UN conference asks men to speak out for women's rights

UN conference asks men to speak out for women's rights

UNITED NATIONS, United States - A controversial conference on gender equality opens at the United Nations on Wednesday with its focus squarely on getting men and boys engaged in promoting women's rights.

Organized by Iceland, the "Barbershop Conference" draws global ambassadors and UN officials into a conversation about what men can do to stop violence against women and advance equality.

Iceland, home to Europe's first female president, had initially touted the event as a men-only conference but decided to include women in some sessions in response to criticism.

"There is a need to engage men more," Iceland's Ambassador Greta Gunnarsdottir told AFP. "When you look at meetings on gender equality, wherever you go, the vast majority are women in attendance." "The point is not to exclude women, but to include men," she said.

The barbershop theme is meant to evoke a space where men can speak with ease - even at the United Nations where more than 160 of the 193 countries are represented by men.

The conference hopes to build on the HeForShe Campaign launched last year with British actress Emma Thompson, who said men were also being boxed in by gender stereotypes and needed to speak out.

During a session on Thursday, ambassadors are expected to make commitments on behalf of their governments on encouraging male participation in the gender debate.

"This will be a one-off conference, but I sincerely believe we will get the ball rolling," said Gunnarsdottir.

Ending inequality by 2030

The conference comes as the United Nations is preparing to mark 20 years since the Beijing Women's Conference and has set a new goal of ending gender inequality by 2030.

Todd Minerson, director of the White Ribbon Campaign, a worldwide effort of men and boys to end violence against women, said the conference is timely given the new push on gender equality in international circles.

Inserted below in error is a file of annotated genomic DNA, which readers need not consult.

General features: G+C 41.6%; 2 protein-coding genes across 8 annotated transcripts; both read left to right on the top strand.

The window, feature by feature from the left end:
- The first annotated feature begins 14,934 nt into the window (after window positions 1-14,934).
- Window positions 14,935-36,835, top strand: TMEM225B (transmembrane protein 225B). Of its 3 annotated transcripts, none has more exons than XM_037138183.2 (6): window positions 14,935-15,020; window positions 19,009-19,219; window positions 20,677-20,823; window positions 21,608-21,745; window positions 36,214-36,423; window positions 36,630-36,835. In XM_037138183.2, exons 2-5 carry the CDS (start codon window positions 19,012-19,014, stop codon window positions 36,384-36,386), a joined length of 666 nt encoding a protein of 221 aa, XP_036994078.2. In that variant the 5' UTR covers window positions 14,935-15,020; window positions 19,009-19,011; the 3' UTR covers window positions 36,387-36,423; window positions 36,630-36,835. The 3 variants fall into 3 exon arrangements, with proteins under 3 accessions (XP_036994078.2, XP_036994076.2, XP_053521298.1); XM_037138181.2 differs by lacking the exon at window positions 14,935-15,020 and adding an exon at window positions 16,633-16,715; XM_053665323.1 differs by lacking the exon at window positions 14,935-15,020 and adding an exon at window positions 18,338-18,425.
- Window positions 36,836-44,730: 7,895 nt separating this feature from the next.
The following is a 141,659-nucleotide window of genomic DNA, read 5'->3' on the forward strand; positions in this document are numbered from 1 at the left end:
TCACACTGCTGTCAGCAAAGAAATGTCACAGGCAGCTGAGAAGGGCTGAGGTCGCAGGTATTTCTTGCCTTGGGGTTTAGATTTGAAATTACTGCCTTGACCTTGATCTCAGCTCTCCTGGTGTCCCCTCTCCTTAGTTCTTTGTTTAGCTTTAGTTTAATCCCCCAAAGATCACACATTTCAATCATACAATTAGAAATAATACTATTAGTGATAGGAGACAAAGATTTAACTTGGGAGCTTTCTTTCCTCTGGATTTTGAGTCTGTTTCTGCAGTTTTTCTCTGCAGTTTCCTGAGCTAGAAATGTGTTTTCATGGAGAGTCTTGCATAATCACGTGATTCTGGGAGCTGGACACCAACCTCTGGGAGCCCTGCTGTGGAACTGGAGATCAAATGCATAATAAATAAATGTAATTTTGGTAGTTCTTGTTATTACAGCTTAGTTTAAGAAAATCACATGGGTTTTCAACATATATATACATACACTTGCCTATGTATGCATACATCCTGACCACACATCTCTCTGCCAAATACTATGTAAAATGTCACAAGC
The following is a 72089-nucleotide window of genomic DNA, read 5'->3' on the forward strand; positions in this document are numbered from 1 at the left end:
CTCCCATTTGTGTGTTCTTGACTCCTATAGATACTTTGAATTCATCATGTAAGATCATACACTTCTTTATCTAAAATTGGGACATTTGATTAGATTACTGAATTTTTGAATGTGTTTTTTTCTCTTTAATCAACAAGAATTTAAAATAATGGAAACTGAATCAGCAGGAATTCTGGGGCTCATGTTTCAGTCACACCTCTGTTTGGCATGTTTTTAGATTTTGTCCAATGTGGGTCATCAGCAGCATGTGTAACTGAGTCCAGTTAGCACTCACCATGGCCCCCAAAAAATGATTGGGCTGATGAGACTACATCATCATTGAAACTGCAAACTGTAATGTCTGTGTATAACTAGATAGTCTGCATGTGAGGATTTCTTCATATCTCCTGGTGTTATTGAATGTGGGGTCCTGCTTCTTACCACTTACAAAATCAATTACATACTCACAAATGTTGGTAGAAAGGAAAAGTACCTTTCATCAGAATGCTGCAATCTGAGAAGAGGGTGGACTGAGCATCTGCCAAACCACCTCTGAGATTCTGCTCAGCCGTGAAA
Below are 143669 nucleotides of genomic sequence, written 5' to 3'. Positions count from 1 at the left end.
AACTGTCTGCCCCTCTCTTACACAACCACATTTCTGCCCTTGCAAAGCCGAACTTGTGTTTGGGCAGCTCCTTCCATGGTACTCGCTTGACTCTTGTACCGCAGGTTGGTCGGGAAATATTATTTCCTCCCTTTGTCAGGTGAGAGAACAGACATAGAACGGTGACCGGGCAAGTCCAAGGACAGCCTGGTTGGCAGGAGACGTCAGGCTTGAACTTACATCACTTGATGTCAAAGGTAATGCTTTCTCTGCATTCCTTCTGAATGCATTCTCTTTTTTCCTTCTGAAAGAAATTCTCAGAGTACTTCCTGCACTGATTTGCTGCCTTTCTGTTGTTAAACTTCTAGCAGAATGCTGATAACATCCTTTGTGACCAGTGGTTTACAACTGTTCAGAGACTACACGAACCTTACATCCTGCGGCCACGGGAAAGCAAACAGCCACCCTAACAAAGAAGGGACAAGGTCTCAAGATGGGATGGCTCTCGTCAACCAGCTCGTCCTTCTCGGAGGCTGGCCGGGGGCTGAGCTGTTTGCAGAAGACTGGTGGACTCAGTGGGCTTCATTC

Minerson is to lead a workshop with ambassadors titled "What Makes a Man?" that will include women.

"When we talk about engaging men on this, we have to understand that talking about gender equality necessitates that we listen and learn from women," Minerson told AFP.

"Sometimes there is a fear that men will be unwilling or unable to talk about gender issues in the company of women. I think that's an overblown consideration," he said.

Iceland, which ranks number one on the global gender gap index, is co-hosting the event with the South American country of Suriname, which ranks 109.

All five top spots on the index compiled by the World Economic Forum are held by Nordic countries - Finland (2), Norway (3), Sweden (4) and Denmark (5) - while Germany takes the 12th position, followed by France which ranks 18th.

Britain lags behind at 26, below the United States which ranks 20th. Yemen takes the last spot at 142.

Organizers said it was unclear how many countries will be represented at the Barbershop Conference, but the ambassador said there was much enthusiasm at the United Nations surrounding the event.

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